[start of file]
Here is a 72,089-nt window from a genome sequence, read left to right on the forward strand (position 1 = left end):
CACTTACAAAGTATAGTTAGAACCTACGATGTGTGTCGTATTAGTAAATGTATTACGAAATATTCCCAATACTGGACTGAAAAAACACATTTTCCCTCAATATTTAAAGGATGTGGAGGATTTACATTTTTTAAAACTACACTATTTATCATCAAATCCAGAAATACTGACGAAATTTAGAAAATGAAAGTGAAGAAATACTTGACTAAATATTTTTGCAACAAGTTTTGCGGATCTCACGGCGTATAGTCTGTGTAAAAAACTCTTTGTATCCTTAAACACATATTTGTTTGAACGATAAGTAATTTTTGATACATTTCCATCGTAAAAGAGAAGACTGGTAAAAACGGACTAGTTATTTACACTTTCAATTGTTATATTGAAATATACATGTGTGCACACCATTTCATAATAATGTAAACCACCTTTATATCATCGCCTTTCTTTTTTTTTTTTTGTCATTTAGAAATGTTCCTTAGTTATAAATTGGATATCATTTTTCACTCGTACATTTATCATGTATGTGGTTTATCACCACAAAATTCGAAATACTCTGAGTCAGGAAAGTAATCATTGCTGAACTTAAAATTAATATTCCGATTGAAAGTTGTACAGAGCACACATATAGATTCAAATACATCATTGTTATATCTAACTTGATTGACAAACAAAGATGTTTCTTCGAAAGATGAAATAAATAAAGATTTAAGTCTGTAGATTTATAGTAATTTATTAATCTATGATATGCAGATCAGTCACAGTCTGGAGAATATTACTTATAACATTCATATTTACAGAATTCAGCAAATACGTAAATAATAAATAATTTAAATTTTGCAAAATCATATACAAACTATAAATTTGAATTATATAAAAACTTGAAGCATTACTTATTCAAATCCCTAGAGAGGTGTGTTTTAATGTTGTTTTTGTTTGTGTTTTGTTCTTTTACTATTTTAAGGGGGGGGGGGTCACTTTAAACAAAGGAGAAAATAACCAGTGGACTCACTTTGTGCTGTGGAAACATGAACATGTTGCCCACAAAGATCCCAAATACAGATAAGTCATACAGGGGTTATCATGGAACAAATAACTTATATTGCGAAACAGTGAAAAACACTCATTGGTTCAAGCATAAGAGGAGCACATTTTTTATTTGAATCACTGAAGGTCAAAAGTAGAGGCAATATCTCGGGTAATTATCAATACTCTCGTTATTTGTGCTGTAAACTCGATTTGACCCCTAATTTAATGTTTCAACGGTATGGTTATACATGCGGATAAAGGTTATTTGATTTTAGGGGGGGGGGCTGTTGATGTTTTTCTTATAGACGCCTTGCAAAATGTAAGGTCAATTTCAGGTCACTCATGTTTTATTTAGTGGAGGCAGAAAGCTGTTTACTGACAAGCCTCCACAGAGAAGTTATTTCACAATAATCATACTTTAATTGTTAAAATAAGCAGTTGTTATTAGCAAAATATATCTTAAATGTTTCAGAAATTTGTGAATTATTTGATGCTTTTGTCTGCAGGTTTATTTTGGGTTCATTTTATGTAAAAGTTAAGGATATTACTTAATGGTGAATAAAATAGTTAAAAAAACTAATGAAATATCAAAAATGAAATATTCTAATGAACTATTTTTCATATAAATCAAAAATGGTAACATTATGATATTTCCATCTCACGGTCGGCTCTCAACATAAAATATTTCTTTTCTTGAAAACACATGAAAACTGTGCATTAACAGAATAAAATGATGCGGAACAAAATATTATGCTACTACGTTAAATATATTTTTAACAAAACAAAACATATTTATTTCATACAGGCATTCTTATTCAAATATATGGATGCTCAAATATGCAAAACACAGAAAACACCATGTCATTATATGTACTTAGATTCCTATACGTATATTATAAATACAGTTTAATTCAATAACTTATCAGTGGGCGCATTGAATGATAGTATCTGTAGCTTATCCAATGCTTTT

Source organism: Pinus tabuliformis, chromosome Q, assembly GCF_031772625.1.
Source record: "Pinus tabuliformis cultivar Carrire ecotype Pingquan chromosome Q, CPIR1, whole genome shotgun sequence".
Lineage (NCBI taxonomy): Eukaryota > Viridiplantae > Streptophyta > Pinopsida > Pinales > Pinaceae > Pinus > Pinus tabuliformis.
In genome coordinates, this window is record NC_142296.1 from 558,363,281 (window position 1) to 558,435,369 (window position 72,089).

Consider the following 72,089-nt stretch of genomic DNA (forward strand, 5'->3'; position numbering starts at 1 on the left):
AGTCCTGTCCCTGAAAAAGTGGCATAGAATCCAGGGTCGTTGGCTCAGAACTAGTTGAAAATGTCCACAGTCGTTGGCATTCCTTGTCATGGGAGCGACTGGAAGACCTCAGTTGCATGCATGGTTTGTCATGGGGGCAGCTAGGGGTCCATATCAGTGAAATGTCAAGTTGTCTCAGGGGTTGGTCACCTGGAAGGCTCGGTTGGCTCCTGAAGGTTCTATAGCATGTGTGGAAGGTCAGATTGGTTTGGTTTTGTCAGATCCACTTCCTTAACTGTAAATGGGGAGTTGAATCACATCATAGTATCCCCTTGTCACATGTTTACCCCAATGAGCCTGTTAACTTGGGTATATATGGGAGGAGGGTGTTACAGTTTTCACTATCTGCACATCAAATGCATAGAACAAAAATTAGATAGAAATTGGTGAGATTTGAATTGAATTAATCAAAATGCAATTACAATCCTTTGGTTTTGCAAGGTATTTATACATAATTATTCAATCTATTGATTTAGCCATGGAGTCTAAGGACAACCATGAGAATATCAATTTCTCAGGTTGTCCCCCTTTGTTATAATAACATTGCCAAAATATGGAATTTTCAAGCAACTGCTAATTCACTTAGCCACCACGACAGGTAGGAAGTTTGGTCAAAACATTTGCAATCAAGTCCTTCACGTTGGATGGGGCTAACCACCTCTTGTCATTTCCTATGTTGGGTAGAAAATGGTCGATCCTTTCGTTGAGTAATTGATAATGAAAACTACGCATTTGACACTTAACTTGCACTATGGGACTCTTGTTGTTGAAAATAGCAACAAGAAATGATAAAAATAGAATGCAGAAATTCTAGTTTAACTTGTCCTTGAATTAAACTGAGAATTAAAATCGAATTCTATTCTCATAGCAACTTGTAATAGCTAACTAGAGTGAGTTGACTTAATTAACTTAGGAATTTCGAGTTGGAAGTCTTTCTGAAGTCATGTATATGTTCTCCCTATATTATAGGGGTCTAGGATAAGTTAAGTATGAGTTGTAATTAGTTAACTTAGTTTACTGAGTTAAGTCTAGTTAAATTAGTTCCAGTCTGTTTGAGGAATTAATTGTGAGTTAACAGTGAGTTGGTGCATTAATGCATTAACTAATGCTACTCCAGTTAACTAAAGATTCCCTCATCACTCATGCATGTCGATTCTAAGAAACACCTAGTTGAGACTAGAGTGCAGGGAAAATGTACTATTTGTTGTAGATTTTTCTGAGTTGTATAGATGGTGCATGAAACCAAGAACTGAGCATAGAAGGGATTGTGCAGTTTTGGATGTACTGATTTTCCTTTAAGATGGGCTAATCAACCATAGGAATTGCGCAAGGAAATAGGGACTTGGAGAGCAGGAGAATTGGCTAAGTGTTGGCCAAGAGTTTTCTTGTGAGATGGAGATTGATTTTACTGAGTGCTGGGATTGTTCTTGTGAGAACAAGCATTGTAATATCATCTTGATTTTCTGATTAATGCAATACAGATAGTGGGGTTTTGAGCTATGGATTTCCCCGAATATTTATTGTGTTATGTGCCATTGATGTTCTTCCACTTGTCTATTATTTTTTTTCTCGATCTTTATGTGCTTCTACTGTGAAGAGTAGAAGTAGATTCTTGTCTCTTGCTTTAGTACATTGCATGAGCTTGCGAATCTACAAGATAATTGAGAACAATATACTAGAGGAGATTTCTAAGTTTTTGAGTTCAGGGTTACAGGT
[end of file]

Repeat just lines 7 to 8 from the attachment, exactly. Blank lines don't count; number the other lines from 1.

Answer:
Consider the following 72,089-nt stretch of genomic DNA (forward strand, 5'->3'; position numbering starts at 1 on the left):
AGTCCTGTCCCTGAAAAAGTGGCATAGAATCCAGGGTCGTTGGCTCAGAACTAGTTGAAAATGTCCACAGTCGTTGGCATTCCTTGTCATGGGAGCGACTGGAAGACCTCAGTTGCATGCATGGTTTGTCATGGGGGCAGCTAGGGGTCCATATCAGTGAAATGTCAAGTTGTCTCAGGGGTTGGTCACCTGGAAGGCTCGGTTGGCTCCTGAAGGTTCTATAGCATGTGTGGAAGGTCAGATTGGTTTGGTTTTGTCAGATCCACTTCCTTAACTGTAAATGGGGAGTTGAATCACATCATAGTATCCCCTTGTCACATGTTTACCCCAATGAGCCTGTTAACTTGGGTATATATGGGAGGAGGGTGTTACAGTTTTCACTATCTGCACATCAAATGCATAGAACAAAAATTAGATAGAAATTGGTGAGATTTGAATTGAATTAATCAAAATGCAATTACAATCCTTTGGTTTTGCAAGGTATTTATACATAATTATTCAATCTATTGATTTAGCCATGGAGTCTAAGGACAACCATGAGAATATCAATTTCTCAGGTTGTCCCCCTTTGTTATAATAACATTGCCAAAATATGGAATTTTCAAGCAACTGCTAATTCACTTAGCCACCACGACAGGTAGGAAGTTTGGTCAAAACATTTGCAATCAAGTCCTTCACGTTGGATGGGGCTAACCACCTCTTGTCATTTCCTATGTTGGGTAGAAAATGGTCGATCCTTTCGTTGAGTAATTGATAATGAAAACTACGCATTTGACACTTAACTTGCACTATGGGACTCTTGTTGTTGAAAATAGCAACAAGAAATGATAAAAATAGAATGCAGAAATTCTAGTTTAACTTGTCCTTGAATTAAACTGAGAATTAAAATCGAATTCTATTCTCATAGCAACTTGTAATAGCTAACTAGAGTGAGTTGACTTAATTAACTTAGGAATTTCGAGTTGGAAGTCTTTCTGAAGTCATGTATATGTTCTCCCTATATTATAGGGGTCTAGGATAAGTTAAGTATGAGTTGTAATTAGTTAACTTAGTTTACTGAGTTAAGTCTAGTTAAATTAGTTCCAGTCTGTTTGAGGAATTAATTGTGAGTTAACAGTGAGTTGGTGCATTAATGCATTAACTAATGCTACTCCAGTTAACTAAAGATTCCCTCATCACTCATGCATGTCGATTCTAAGAAACACCTAGTTGAGACTAGAGTGCAGGGAAAATGTACTATTTGTTGTAGATTTTTCTGAGTTGTATAGATGGTGCATGAAACCAAGAACTGAGCATAGAAGGGATTGTGCAGTTTTGGATGTACTGATTTTCCTTTAAGATGGGCTAATCAACCATAGGAATTGCGCAAGGAAATAGGGACTTGGAGAGCAGGAGAATTGGCTAAGTGTTGGCCAAGAGTTTTCTTGTGAGATGGAGATTGATTTTACTGAGTGCTGGGATTGTTCTTGTGAGAACAAGCATTGTAATATCATCTTGATTTTCTGATTAATGCAATACAGATAGTGGGGTTTTGAGCTATGGATTTCCCCGAATATTTATTGTGTTATGTGCCATTGATGTTCTTCCACTTGTCTATTATTTTTTTTCTCGATCTTTATGTGCTTCTACTGTGAAGAGTAGAAGTAGATTCTTGTCTCTTGCTTTAGTACATTGCATGAGCTTGCGAATCTACAAGATAATTGAGAACAATATACTAGAGGAGATTTCTAAGTTTTTGAGTTCAGGGTTACAGGT